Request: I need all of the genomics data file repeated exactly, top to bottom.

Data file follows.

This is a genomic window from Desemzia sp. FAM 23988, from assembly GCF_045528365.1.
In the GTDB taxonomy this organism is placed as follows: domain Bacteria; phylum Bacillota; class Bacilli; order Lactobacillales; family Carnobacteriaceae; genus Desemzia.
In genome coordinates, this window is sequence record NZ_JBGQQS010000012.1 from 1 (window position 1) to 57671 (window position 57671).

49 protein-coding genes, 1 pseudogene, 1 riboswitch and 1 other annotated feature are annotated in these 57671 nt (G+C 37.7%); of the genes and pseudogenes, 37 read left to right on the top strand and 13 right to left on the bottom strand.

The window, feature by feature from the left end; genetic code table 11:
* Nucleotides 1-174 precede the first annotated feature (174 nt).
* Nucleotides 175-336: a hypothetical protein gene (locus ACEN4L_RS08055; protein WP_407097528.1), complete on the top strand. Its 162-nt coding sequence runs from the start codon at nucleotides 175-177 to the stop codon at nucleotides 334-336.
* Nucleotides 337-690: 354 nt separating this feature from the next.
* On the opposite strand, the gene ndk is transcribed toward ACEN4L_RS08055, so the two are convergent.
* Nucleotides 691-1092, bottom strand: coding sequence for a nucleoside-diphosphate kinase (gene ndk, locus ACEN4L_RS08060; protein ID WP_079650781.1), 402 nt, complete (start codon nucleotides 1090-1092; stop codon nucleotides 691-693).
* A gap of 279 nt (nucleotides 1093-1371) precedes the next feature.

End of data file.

This is a genomic window from Desemzia sp. FAM 23988, from assembly GCF_045528365.1.
In the GTDB taxonomy this organism is placed as follows: domain Bacteria; phylum Bacillota; class Bacilli; order Lactobacillales; family Carnobacteriaceae; genus Desemzia.
In genome coordinates, this window is sequence record NZ_JBGQQS010000012.1 from 1 (window position 1) to 57671 (window position 57671).

49 protein-coding genes, 1 pseudogene, 1 riboswitch and 1 other annotated feature are annotated in these 57671 nt (G+C 37.7%); of the genes and pseudogenes, 37 read left to right on the top strand and 13 right to left on the bottom strand.

The window, feature by feature from the left end; genetic code table 11:
* Nucleotides 1-174 precede the first annotated feature (174 nt).
* Nucleotides 175-336: a hypothetical protein gene (locus ACEN4L_RS08055; protein WP_407097528.1), complete on the top strand. Its 162-nt coding sequence runs from the start codon at nucleotides 175-177 to the stop codon at nucleotides 334-336.
* Nucleotides 337-690: 354 nt separating this feature from the next.
* On the opposite strand, the gene ndk is transcribed toward ACEN4L_RS08055, so the two are convergent.
* Nucleotides 691-1092, bottom strand: coding sequence for a nucleoside-diphosphate kinase (gene ndk, locus ACEN4L_RS08060; protein ID WP_079650781.1), 402 nt, complete (start codon nucleotides 1090-1092; stop codon nucleotides 691-693).
* A gap of 279 nt (nucleotides 1093-1371) precedes the next feature.